The Five Best Card Magic Books For Beginners
By Joshua Jay - Friday, December 6, 2019
I mean, this is entirely subjective. And if you ask me this question tomorrow, it’s almost certain that I would have a different list. But it’s today, so I’ve created a list that I think would serve a beginner well. It’s an obvious point but one worth stating: this isn’t a list of the best five card magic books for magicians. It’s a list of books that I think are most helpful to a beginner with no prior experience.
Card College 1-5. Okay, this is already five volumes, but as it’s one series I’ll count it as one. Roberto Giobbi’s five volumes are your best investment if you wish to learn card magic. They are as close to comprehensive as our industry has produced, and Giobbi’s books build cumulatively to Volume 5, which contains some lovely material using the techniques you’ve learned in the earlier volumes. There are nice tricks that use the sleights he teaches along the way, so this is like taking a course in magic. Vanishing Inc. has also put out Giobbi’s Card Magic Masterclass, which is a video equivalent to the Card College series.
The Royal Road to Card Magic. This is Jean Hugard’s seminal work on card magic, and it served as “the” beginner book for card magicians for decades. The writing can be terse, and there isn’t as much descriptive detail as we’ve become accustomed to in the last twenty years, but this is an undoubtedly potent collection of classic card material, ranging from very easy to advanced. The book is worthy of careful study, and it has launched the careers of some of the best card magicians in the world.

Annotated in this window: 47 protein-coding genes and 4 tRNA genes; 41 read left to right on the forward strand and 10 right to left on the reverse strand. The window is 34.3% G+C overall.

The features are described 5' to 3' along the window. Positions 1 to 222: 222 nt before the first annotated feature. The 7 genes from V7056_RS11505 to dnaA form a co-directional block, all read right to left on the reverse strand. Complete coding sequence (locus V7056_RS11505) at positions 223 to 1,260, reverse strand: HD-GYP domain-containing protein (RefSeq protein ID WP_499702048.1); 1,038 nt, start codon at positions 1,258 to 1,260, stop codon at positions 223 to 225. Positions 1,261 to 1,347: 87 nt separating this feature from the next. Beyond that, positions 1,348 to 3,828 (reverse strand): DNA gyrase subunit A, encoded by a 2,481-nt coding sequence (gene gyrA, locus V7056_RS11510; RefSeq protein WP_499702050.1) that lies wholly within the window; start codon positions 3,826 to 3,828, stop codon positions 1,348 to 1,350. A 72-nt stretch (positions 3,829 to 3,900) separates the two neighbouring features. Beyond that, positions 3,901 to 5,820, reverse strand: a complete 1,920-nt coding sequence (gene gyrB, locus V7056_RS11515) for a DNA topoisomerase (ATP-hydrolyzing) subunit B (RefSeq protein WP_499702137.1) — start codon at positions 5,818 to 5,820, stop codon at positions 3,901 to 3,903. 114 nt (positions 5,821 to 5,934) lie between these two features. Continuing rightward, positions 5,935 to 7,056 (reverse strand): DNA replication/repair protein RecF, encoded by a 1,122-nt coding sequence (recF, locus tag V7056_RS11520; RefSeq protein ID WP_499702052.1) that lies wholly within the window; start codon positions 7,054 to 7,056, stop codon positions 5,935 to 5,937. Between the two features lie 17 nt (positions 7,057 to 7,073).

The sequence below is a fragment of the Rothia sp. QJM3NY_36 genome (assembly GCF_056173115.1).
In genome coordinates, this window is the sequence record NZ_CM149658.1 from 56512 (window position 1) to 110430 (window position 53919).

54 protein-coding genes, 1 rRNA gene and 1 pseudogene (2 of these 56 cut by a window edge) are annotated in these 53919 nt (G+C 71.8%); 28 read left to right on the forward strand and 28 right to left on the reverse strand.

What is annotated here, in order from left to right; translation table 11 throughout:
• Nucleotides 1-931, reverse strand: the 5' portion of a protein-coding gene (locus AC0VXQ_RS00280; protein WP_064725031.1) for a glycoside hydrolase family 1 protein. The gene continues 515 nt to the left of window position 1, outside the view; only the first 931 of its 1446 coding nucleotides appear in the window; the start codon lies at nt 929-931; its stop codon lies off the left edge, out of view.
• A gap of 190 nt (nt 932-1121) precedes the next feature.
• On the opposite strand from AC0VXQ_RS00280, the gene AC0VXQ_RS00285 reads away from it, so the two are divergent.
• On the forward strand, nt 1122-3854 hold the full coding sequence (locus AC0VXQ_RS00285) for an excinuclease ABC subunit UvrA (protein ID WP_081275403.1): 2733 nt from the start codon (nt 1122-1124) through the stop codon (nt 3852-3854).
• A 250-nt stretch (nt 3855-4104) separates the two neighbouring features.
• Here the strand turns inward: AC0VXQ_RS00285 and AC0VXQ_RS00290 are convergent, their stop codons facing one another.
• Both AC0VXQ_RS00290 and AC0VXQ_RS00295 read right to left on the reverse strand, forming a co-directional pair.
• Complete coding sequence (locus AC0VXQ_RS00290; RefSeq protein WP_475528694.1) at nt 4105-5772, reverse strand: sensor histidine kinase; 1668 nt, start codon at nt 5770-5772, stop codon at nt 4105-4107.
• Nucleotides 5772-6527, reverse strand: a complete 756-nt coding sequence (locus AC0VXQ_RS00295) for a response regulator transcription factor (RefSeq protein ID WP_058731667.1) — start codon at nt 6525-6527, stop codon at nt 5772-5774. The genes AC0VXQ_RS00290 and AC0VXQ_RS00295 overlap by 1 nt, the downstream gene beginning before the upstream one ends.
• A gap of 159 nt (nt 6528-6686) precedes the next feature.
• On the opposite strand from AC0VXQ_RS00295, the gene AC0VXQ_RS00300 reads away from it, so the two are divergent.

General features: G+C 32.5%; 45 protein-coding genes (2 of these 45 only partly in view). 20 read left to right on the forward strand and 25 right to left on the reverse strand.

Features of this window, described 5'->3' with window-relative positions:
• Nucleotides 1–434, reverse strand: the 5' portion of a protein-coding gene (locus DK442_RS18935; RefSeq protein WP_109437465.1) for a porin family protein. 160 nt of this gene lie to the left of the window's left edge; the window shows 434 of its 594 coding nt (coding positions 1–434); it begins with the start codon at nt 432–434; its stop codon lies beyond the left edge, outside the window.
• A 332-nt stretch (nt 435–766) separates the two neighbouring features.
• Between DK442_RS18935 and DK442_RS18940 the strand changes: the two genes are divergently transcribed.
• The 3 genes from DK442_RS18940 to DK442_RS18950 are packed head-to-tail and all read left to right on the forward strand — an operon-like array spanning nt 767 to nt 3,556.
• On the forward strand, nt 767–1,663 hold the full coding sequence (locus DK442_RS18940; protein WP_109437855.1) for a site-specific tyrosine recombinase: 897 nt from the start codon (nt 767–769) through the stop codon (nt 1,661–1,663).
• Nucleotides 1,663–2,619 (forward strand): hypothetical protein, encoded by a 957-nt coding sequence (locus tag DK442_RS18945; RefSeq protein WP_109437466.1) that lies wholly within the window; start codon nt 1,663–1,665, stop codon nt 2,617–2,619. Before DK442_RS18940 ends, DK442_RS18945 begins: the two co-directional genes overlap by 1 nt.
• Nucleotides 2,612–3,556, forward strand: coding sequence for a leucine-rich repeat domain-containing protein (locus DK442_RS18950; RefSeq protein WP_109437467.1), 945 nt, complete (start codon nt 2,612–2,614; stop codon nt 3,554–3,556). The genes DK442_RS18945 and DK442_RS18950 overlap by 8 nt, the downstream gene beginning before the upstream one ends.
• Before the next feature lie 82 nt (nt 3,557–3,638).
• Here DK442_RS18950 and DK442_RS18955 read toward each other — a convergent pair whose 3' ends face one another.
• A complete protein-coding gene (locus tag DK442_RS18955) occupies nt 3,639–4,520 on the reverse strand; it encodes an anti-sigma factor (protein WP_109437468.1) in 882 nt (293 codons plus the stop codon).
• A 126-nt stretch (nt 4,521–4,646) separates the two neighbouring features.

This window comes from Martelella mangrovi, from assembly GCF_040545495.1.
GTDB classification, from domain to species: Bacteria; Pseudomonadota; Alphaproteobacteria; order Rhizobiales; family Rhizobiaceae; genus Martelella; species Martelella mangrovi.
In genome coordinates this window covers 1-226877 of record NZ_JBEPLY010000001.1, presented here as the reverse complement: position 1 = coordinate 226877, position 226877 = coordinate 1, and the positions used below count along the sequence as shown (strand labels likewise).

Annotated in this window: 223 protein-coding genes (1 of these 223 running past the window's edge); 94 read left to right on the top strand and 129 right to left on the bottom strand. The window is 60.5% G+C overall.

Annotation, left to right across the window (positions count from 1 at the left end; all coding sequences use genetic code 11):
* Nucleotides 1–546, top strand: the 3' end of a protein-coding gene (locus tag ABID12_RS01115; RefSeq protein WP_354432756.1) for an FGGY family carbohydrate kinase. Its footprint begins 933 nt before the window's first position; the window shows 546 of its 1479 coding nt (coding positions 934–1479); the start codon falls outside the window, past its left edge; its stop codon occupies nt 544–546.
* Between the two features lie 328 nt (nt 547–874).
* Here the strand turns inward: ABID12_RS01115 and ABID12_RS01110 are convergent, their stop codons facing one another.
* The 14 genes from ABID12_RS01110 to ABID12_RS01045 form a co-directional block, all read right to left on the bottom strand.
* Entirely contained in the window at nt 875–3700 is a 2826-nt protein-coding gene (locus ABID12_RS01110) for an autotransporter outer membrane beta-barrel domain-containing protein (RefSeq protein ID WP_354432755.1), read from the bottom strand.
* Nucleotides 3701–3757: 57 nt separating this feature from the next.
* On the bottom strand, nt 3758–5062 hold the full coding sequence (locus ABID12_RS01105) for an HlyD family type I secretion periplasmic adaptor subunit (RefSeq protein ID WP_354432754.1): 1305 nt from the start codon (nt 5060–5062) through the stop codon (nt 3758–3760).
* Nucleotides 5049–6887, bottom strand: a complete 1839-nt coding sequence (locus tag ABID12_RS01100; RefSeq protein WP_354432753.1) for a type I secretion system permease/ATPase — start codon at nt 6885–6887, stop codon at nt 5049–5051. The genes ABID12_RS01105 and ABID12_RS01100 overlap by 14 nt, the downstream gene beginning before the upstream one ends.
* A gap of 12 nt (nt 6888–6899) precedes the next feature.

Joshua Jay's Amazing Book of Cards. I wrote this collection for the public as a primer to card magic. For young readers, I believe it’s a valuable guide to learning the basics: shuffling, basic card handling, and some amazing tricks using an ordinary pack of cards.
Close-up Card Magic by Harry Lorayne. I’ve heard many magicians proclaim this book to be outdated, and that it isn’t even Harry Lorayne’s best book. But it’s widely considered a modern classic because it contains the right balance of strong and easy-to-do card magic, and Harry teaches in his inimitable casual style.
The Secrets of Brother Hamman by Richard Kaufman. This probably shouldn’t be on the list, but adding it for personal reasons. This was my first “serious” magic book, and I felt true joy working through, truly, almost every trick in the book. It helped foster an appreciation for gaffed magic, and for offbeat methods. Not every trick is suitable for beginners, but there is enough great magic for beginners that you’ll certainly find your way.
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